‘Great news’ as 44k offer feedback on post-Brexit future of farming
- Credit: Simon Hadley
Environment secretary Michael Gove said it was “great news” that more than 44,000 had responded to a consultation on the future of food, farming and the environment, which ended this week.
The results of the ‘Health & Harmony’ consultation, which closed on Tuesday, May 8, will feed into future farming policy, and the UK’s approach to the natural world post-Brexit.
Farmers, food producers and environmentalists were among those to share their views during the 10-week consultation, and the Department for Environment, Food and Rural Affairs will now be considering its future direction.
The National Farmers’ Union (NFU), which says it sees reform of domestic agricultural policy as a “unique opportunity” to lay the foundations for a “sustainable, profitable and progressive farming and horticulture sector”, insists that UK farming must be at the heart of a resilient and dynamic food chain in Britain.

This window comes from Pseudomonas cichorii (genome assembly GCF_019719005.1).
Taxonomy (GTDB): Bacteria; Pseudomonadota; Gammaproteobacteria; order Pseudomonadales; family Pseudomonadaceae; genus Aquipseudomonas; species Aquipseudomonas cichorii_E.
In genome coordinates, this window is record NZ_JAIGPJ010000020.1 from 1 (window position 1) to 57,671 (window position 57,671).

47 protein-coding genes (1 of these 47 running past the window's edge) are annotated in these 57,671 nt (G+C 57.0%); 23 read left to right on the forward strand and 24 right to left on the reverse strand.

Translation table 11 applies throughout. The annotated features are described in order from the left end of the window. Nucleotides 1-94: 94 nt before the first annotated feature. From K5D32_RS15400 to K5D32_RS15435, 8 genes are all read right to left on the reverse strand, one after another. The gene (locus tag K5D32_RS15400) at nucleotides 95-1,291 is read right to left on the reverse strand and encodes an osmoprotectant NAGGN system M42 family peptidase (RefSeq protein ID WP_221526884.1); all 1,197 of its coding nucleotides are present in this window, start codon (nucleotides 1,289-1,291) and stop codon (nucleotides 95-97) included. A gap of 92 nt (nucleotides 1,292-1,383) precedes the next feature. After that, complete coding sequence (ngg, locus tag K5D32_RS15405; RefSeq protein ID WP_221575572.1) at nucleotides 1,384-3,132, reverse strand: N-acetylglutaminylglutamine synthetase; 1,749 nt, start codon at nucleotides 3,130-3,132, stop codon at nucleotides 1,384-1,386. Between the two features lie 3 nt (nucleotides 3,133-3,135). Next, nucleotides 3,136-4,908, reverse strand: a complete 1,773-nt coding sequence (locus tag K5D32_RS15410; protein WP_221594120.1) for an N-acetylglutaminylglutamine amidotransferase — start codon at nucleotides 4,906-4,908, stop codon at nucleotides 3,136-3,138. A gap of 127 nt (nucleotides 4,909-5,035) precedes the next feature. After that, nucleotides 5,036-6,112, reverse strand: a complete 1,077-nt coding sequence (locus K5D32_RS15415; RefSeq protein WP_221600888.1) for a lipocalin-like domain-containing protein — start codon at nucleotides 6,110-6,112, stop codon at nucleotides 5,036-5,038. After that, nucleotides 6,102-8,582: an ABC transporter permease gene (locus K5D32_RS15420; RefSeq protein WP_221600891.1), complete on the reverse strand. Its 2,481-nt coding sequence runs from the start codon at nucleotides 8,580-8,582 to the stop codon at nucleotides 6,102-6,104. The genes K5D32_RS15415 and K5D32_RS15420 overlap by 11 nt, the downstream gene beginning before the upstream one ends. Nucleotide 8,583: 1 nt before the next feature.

Farmers must be rewarded for the food they produce and the public goods they deliver, it added.
In its consultation response, it called for a farm support system that was “fair and equitable” to all active farm businesses, irrespective of size or system.
It also said the government should seek to maintain a level playing field across the UK and with respect to the UK’s main
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competitors, and allow sufficient time and certainty for active farm businesses to plan, adapt and invest.
The NFU said there should be public investment to promote productivity, a fair reward for environmental delivery and to omanage volatility.
Mr Gove said: “It’s great news that so many people have responded so enthusiastically to our consultation. Leaving the European Union gives us the opportunity to improve the support we give to Britain’s farmers. We can make farming more productive, improve the quality of the food we eat and enhance our natural environment. We’ll reflect on the many thoughtful ideas put forward in response to our consultation and bring forward our plans for legislation later this year.”
The consultation included proposals to redirect payments under the Common Agriculture Policy (CAP) which are based on the amount of land farmed to a new system of paying farmers for public goods, principally helping the environment.